New York Times:
Content Makers Are Accused of Exaggerating Copyright
An association of computer and communication companies, including Google, Microsoft and Yahoo, on Wednesday accused several professional sports leagues, book publishers and other media companies of misleading and threatening consumers with overstated copyright warnings. In a complaint to the Federal Trade Commission, the group, the Computer and Communications Industry Association, said that the National Football League, Major League Baseball, NBC and Universal Studios, DreamWorks, Harcourt and Penguin Group display copyright warnings that are a “systematic misrepresentation of consumers’ rights to use legally acquired content.” The complaint alleges that the warnings may intimidate consumers from making legal use of copyrighted material, like photocopying a page from a book to use in class. […]
At Midas Oracle, we never had any problem with copyright laws…- except when it came to the economists’- petition on prediction markets engineered by AEI-Brookings. We felt that it would have been better if the media and the bloggers were given permission to re-publish the text of the petition on its entirety —-not just the abstract. We felt that it was a case where the goal of the authors was to maximize exposure of their ideas, not to maximize the power of the copyright rights holder.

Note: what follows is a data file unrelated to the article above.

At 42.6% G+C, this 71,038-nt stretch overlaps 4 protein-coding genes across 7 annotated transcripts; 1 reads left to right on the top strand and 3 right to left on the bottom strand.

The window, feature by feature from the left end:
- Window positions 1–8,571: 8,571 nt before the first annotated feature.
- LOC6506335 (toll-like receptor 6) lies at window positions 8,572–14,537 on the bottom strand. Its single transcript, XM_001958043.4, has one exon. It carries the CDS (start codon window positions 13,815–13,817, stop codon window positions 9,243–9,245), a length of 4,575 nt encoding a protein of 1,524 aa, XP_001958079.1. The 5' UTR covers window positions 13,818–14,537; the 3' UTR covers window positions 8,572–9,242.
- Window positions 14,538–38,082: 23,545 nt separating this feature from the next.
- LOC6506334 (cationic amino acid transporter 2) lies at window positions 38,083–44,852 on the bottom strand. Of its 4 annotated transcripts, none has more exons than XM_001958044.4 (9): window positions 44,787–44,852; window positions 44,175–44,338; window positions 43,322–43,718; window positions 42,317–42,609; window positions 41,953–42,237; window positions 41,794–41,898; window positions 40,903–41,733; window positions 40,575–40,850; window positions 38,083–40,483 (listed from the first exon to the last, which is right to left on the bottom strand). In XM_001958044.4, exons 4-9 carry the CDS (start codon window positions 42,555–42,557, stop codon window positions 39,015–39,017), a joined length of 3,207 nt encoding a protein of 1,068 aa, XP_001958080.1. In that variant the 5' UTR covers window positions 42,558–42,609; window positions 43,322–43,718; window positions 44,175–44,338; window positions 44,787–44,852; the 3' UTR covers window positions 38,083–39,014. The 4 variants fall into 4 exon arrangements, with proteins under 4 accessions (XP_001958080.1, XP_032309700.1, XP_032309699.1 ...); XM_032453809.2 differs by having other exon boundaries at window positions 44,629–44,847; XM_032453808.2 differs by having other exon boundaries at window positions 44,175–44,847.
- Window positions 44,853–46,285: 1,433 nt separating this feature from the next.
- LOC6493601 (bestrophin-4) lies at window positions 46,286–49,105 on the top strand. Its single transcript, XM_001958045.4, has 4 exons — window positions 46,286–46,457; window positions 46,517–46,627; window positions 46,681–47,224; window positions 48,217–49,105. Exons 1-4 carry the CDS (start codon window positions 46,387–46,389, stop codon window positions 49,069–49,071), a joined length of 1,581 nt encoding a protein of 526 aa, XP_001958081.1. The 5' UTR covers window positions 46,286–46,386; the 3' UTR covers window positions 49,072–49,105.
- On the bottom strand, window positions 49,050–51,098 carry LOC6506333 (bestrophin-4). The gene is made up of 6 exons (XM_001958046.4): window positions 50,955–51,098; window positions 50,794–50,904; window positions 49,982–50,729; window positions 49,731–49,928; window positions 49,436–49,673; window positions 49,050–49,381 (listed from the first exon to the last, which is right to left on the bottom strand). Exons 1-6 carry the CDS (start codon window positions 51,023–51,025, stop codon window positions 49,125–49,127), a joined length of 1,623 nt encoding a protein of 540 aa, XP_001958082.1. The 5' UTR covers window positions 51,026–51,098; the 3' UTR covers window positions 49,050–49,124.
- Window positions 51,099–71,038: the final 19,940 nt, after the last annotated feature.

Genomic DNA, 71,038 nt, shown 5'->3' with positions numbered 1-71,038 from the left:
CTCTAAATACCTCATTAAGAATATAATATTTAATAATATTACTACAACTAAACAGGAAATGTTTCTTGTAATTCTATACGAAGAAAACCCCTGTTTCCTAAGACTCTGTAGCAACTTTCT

Another reason to approve Steve Levitt and Koleman Strumpf for not signing the petition.
Previous: Economists’ Petition on Prediction Markets + Squawk on Prediction Markets – by Tom W. Bell + Bob Hahn turns the PETITION into a CONSENSUS. + Steve Levitt of Freakonomics: I WON’T SIGN YOUR PETITION, BOB. + Chris Masse’s comment on the Freakonomics’ blog post about the legality of US prediction markets + Safe Harbor Letter too Timid – by Chris Hibbert + The limitations of logic (and the need for passion) – by Caveat Bettor + Jason Ruspini on the Economists’ Petition